US threatens trade war with Britain over digital tax for US tech giants: Treasury Secretary Steven Mnuchin warns of tariffs on UK car makers after Sajid Javid pledges to target Google and Facebook
- UK government wants to bring in a digital services tax on major tech companies
- But Washington is fiercely opposed to the tax and is insisting it must be dropped
- US Treasury Secretary Steven Mnuchin said Donald Trump will raise it with PM
- Mr Mnuchin also hinted the US could impose retaliatory tariffs on UK goods
- Sajid Javid said today the government is planning to proceed with the plans
Washington today raised the prospect of starting a trade war with the UK if the British government goes ahead with plans to impose a tax on US tech giants.
Mr Javid said the digital services tax will be introduced from April but will only be a temporary measure until an international agreement is in place on how to deal with big online companies like Google and Facebook.
But Mr Mnuchin was clear the White House remains ardently against the move as he hinted retaliatory tariffs could be imposed on the UK’s car industry if the tax is rolled out.
The US and France have announced a truce over President Emmanuel Macron‘s plans to introduce a similar measure after Washington responded with a threat to slap punitive tariffs on products including French cheese and wine.
Mr Javid said the tax – a two per cent levy on the revenues of search engines, social media platforms and online marketplaces which derive value from UK users – will be introduced.
Donald Trump, pictured in Davos today, will put pressure on Boris Johnson to ditch plans to impose a tax on tech giants
Sajid Javid today told the World Economic Forum in the Swiss ski resort that the digital services levy will go ahead in April
Speaking at the World Economic Forum in Davos, Switzerland, the Chancellor said: ‘We plan to go ahead with our digital services tax in April.
‘It’s important – as we said at the time when we first introduced it to Parliament and legislated for it – it is a proportionate tax.
‘It is a tax that is deliberately designed as a temporary tax, it will fall away once there is an international solution.’
The UK has been urged to hold back on pressing ahead with the levy by the Organisation for Economic Co-operation and Development (OECD), which called for time to allow the push for an international approach to succeed.
Asked whether a post-Brexit US-UK trade deal will be possible if Mr Javid presses ahead with the tax, Mr Mnuchin said ‘we will be having some private conversations about that’, adding: ‘I’m sure this will be worked out.’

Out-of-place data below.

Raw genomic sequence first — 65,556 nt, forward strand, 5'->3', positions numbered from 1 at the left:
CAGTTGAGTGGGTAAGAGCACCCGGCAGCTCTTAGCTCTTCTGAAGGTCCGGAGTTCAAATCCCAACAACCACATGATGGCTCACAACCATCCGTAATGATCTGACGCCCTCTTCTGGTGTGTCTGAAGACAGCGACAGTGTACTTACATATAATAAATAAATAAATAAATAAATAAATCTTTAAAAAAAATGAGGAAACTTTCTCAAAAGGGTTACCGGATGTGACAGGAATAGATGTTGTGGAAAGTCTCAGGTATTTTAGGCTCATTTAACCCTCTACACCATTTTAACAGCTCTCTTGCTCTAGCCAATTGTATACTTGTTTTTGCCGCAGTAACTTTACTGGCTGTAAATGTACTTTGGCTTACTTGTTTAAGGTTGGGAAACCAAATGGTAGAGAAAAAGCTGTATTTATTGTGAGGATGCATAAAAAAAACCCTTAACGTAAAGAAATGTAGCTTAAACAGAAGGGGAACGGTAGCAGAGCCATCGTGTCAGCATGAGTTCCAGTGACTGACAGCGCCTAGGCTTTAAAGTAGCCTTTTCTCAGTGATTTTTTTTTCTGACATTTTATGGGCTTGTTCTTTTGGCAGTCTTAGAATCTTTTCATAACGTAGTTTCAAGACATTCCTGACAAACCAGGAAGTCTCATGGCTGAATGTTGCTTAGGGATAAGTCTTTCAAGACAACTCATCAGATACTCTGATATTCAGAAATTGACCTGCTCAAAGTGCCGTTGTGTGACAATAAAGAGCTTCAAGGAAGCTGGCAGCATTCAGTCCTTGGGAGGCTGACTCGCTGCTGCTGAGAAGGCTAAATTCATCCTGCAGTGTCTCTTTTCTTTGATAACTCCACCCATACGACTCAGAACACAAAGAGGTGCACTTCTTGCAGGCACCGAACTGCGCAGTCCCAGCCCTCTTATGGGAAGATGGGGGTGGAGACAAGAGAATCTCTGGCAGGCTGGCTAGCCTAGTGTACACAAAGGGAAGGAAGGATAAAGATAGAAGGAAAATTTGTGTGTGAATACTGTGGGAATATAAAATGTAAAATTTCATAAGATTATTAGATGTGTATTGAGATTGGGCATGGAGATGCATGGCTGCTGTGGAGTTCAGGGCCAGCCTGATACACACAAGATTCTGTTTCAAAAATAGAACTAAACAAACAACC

Appearing alongside Mr Javid on a panel at the Swiss ski resort, Mr Mnuchin said: ‘I’m sure the president and Boris will be speaking on it as well, as the president did with Macron.’
He argued a digital tax is ‘discriminatory in nature’ and the US is participating in the OECD process to find a solution.
‘If people want to just arbitrarily put taxes on our digital companies, we will consider arbitrarily putting taxes on car companies,’ he warned.
The US believes the tax is fundamentally unfair because most of the companies which it would apply to are based in North America.
But Mr Javid said there has been a growing disconnect between where customers of online firms are based and where they are taxed.
US Treasury Secretary warned Mr Javid that imposing the tax would likely result in tariffs on UK car imports being hiked up
Mr Johnson, pictured in Downing Street today, has enjoyed a friendly relationship with Mr Trump since taking office but the digital services tax could sour relations
‘This does require an international solution and that is something I think we all agree on,’ he said.
While there is not an international agreement yet, ‘this could be the year of change’, the Chancellor added.
The prospect of a trade war with the US is likely to spark major concerns in the UK’s manufacturing sector.
Mr Trump has previously not hesitated in taking action against countries he believes are treating the US unfairly on trade.
A dispute with China now appears to be cooling but Mr Trump is still displeased with US relations with the EU.
He said today he believed the bloc would agree to more favourable trading terms because if it did not then he would impose ‘very high tariffs’ on European products.
‘They are going to make a deal because they have to,’ he said. ‘They have to. They have no choice.’